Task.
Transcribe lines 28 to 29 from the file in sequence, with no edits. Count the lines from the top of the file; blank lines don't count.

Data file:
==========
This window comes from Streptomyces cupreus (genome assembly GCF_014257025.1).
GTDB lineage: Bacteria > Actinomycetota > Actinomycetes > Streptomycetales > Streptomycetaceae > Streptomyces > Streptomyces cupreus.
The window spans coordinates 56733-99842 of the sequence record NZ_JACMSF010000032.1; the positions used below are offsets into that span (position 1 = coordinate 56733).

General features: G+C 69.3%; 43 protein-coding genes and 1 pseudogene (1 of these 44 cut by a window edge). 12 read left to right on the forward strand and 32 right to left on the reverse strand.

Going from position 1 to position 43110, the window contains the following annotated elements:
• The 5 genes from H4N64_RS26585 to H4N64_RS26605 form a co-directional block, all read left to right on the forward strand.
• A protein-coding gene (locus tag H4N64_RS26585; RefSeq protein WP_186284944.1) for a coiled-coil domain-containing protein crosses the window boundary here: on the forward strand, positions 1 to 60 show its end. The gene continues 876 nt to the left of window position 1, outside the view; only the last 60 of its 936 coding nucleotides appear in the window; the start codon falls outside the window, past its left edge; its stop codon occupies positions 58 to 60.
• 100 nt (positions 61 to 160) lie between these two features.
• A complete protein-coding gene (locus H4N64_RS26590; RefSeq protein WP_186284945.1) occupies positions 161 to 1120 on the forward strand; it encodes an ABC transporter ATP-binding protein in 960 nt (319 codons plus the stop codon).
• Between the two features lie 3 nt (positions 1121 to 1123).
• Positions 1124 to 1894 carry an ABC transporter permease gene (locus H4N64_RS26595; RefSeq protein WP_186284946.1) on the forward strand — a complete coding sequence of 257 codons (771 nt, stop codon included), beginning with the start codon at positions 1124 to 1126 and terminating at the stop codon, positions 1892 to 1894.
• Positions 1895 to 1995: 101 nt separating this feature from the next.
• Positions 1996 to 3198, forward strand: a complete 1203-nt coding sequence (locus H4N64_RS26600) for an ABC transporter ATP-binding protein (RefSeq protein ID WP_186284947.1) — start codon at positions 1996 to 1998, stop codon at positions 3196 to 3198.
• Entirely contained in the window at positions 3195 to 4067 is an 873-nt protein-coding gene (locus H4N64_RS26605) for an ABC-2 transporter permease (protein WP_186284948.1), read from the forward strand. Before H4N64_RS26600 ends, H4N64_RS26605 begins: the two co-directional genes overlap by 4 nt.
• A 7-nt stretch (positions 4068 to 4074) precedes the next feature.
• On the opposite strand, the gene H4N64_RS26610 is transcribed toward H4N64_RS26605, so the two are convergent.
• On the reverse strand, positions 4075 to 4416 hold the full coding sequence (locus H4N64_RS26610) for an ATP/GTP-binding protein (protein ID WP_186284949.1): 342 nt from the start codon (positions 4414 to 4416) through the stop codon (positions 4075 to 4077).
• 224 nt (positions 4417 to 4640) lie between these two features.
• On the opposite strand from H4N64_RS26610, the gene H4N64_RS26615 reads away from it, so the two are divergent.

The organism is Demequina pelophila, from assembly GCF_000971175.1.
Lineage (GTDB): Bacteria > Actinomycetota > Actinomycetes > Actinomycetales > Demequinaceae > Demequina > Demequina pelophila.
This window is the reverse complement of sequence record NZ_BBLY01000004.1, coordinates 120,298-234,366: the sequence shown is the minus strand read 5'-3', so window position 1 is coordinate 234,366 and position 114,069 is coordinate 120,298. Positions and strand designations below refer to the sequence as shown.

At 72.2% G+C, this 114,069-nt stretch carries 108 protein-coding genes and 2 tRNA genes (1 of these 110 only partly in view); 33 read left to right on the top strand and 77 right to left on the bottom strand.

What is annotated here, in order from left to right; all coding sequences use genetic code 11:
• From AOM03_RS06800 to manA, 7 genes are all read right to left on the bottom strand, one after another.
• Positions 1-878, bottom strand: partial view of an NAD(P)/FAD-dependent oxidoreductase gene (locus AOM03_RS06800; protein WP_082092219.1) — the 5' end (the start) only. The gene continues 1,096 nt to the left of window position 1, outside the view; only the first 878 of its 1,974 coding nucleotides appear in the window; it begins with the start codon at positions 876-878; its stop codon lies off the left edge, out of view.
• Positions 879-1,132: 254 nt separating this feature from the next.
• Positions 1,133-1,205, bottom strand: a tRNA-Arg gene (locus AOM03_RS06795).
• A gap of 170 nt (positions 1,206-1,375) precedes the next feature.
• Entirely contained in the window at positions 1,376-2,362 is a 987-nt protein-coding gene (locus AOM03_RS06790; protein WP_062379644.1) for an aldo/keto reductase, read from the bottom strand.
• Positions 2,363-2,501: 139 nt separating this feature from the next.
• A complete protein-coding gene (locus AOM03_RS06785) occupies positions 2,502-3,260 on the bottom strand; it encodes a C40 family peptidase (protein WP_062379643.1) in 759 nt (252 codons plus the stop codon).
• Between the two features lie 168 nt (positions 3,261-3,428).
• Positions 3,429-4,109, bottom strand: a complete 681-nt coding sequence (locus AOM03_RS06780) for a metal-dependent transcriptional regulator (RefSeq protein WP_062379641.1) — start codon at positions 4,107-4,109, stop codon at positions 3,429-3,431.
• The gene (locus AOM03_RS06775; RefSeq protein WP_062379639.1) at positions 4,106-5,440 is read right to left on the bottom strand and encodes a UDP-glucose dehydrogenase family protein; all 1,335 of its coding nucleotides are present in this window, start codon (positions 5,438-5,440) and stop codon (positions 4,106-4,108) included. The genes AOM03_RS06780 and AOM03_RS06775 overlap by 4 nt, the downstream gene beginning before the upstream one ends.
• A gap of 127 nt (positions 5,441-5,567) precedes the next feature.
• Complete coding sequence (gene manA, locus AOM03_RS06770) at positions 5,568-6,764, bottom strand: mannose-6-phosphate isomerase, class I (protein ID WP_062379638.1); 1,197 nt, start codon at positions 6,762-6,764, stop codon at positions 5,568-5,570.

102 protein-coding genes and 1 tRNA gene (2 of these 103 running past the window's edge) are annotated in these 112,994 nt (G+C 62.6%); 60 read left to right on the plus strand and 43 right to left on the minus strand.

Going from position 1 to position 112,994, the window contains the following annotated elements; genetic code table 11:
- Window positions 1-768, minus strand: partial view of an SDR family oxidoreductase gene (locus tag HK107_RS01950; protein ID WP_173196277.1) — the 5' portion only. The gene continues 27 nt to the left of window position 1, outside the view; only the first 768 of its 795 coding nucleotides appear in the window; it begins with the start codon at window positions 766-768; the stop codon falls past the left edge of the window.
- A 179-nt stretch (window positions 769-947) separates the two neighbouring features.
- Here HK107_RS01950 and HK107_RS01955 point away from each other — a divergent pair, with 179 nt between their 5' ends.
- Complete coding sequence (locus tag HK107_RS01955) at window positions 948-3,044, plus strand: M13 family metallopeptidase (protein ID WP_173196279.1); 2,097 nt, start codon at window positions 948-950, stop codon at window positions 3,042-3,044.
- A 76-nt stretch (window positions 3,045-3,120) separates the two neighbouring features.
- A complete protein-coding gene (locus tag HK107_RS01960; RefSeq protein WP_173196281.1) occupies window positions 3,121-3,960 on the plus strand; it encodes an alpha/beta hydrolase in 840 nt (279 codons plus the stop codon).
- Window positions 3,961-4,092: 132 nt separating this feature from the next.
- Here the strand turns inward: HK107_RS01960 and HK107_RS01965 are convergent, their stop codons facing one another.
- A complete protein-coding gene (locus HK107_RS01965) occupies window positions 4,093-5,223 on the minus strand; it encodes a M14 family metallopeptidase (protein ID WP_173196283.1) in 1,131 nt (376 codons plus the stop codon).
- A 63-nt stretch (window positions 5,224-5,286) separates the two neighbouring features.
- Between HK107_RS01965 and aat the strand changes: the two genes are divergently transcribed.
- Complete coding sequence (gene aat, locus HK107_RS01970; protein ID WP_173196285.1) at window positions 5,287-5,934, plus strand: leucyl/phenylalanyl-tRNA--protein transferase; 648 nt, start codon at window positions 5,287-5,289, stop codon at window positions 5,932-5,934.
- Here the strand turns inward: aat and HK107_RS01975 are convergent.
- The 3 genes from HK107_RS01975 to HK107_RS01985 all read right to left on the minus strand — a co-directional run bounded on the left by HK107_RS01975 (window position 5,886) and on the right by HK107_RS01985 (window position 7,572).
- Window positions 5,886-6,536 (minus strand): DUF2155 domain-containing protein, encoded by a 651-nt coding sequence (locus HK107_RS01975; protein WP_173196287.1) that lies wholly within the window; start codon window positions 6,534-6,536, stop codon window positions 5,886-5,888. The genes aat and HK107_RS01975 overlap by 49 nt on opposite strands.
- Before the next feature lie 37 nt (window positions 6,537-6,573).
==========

• Positions 1,133-1,205, bottom strand: a tRNA-Arg gene (locus AOM03_RS06795).
• A gap of 170 nt (positions 1,206-1,375) precedes the next feature.